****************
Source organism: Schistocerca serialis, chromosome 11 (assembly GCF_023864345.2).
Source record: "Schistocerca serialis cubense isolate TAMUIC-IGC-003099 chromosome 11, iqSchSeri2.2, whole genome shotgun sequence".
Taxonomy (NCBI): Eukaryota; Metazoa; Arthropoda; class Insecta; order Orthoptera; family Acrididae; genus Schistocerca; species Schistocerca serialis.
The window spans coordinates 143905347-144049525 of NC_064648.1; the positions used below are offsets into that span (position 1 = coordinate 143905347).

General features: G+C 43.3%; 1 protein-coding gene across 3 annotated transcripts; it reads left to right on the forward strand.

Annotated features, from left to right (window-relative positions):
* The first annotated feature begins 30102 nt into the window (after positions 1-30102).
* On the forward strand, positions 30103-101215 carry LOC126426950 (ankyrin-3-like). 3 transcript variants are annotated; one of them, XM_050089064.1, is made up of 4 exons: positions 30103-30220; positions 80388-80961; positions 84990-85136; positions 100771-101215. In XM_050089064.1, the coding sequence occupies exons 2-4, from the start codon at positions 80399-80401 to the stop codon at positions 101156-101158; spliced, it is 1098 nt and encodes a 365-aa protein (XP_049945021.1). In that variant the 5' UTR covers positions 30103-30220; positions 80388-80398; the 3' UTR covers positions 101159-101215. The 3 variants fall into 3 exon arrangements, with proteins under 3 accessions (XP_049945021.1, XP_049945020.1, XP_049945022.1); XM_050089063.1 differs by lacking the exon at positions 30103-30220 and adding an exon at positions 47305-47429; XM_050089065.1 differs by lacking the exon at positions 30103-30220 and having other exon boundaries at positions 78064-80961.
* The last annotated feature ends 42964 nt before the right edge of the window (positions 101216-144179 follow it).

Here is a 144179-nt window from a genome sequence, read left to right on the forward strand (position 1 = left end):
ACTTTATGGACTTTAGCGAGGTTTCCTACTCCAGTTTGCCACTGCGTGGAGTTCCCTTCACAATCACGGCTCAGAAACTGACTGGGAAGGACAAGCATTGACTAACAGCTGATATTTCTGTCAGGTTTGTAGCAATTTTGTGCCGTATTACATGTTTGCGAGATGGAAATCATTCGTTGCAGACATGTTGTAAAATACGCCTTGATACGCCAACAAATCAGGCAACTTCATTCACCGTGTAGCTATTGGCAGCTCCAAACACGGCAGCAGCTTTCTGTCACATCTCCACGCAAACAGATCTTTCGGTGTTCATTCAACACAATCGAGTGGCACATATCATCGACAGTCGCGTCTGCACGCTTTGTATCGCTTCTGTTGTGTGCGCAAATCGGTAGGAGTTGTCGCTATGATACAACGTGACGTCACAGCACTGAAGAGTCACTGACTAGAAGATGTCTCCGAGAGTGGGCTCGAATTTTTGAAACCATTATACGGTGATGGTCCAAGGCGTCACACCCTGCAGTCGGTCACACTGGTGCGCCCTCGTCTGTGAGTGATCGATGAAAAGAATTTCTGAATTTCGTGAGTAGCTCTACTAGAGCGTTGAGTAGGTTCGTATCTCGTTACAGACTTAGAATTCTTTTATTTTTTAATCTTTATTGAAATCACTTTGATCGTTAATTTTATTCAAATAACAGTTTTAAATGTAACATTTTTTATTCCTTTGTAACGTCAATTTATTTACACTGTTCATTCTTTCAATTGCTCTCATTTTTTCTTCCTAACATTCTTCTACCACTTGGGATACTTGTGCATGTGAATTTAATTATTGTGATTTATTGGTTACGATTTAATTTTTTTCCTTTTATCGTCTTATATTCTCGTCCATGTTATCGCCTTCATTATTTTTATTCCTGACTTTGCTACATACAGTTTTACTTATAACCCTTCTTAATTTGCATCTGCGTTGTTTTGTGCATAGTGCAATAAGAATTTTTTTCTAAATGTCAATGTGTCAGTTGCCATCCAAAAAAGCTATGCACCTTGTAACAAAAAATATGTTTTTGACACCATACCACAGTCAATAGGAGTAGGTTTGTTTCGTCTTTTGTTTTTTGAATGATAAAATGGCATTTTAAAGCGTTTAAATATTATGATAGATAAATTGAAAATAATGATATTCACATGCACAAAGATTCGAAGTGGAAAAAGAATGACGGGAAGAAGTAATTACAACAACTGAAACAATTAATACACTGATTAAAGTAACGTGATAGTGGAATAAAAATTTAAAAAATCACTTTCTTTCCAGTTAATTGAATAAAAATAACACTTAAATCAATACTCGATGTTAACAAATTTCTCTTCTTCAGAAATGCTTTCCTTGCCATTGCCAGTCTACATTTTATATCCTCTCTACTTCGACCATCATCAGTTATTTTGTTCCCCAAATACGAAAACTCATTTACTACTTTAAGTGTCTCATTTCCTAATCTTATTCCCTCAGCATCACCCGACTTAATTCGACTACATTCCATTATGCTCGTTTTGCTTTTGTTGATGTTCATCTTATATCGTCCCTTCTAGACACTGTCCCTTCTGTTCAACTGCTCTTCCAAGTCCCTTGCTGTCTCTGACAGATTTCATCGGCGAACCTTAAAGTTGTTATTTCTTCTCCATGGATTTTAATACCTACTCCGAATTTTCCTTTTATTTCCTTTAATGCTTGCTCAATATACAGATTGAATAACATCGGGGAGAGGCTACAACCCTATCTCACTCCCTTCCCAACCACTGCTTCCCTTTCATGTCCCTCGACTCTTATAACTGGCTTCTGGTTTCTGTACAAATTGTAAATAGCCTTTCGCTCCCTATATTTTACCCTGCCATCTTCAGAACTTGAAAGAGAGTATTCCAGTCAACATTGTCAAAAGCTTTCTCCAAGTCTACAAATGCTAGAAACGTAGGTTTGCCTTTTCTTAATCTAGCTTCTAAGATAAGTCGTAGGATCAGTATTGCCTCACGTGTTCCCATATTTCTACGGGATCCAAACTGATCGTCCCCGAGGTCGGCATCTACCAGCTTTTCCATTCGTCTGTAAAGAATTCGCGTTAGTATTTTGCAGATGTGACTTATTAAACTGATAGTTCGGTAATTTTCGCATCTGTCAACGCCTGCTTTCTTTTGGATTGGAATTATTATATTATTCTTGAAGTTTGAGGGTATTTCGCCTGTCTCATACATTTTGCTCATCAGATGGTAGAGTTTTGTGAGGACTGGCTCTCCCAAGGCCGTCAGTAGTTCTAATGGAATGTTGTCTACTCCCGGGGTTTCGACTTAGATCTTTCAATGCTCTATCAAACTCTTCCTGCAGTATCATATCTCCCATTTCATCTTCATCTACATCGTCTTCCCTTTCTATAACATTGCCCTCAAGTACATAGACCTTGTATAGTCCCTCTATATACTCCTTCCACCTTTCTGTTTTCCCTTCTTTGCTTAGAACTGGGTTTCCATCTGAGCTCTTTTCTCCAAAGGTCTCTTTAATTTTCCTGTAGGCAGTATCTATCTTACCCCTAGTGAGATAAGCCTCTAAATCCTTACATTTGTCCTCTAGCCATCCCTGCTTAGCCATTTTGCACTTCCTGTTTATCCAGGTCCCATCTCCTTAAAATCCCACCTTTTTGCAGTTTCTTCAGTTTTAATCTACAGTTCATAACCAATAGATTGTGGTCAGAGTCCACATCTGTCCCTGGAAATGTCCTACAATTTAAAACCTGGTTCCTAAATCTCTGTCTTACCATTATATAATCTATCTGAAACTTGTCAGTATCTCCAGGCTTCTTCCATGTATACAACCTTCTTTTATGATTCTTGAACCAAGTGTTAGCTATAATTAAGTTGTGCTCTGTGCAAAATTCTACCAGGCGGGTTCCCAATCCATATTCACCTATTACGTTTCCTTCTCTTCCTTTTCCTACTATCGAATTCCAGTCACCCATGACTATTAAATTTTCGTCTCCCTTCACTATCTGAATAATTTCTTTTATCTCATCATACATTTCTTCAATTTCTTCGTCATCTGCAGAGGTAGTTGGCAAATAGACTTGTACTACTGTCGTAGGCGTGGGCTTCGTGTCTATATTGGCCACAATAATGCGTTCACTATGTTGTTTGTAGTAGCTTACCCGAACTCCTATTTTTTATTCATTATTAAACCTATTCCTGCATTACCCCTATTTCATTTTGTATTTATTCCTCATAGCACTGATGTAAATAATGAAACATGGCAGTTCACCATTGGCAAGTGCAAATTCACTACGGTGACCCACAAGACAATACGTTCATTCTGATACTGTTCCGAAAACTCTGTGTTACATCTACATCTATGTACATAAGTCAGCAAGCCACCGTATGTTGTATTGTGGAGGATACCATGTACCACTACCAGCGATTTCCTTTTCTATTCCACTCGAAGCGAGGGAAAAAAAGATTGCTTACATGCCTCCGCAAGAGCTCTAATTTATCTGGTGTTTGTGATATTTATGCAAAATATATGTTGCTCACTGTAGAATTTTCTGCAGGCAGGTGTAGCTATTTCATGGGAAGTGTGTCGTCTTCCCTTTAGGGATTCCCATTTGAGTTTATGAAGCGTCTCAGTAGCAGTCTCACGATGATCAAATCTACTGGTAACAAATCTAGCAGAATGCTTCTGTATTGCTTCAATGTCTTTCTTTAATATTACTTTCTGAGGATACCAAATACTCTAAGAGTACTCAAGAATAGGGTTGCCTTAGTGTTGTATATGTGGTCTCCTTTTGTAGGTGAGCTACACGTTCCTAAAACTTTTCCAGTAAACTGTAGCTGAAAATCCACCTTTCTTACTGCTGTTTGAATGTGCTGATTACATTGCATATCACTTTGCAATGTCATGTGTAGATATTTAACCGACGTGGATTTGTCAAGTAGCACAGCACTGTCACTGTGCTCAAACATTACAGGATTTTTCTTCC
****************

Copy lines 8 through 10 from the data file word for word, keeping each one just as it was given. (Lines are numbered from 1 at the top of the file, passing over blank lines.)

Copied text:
* On the forward strand, positions 30103-101215 carry LOC126426950 (ankyrin-3-like). 3 transcript variants are annotated; one of them, XM_050089064.1, is made up of 4 exons: positions 30103-30220; positions 80388-80961; positions 84990-85136; positions 100771-101215. In XM_050089064.1, the coding sequence occupies exons 2-4, from the start codon at positions 80399-80401 to the stop codon at positions 101156-101158; spliced, it is 1098 nt and encodes a 365-aa protein (XP_049945021.1). In that variant the 5' UTR covers positions 30103-30220; positions 80388-80398; the 3' UTR covers positions 101159-101215. The 3 variants fall into 3 exon arrangements, with proteins under 3 accessions (XP_049945021.1, XP_049945020.1, XP_049945022.1); XM_050089063.1 differs by lacking the exon at positions 30103-30220 and adding an exon at positions 47305-47429; XM_050089065.1 differs by lacking the exon at positions 30103-30220 and having other exon boundaries at positions 78064-80961.
* The last annotated feature ends 42964 nt before the right edge of the window (positions 101216-144179 follow it).

Here is a 144179-nt window from a genome sequence, read left to right on the forward strand (position 1 = left end):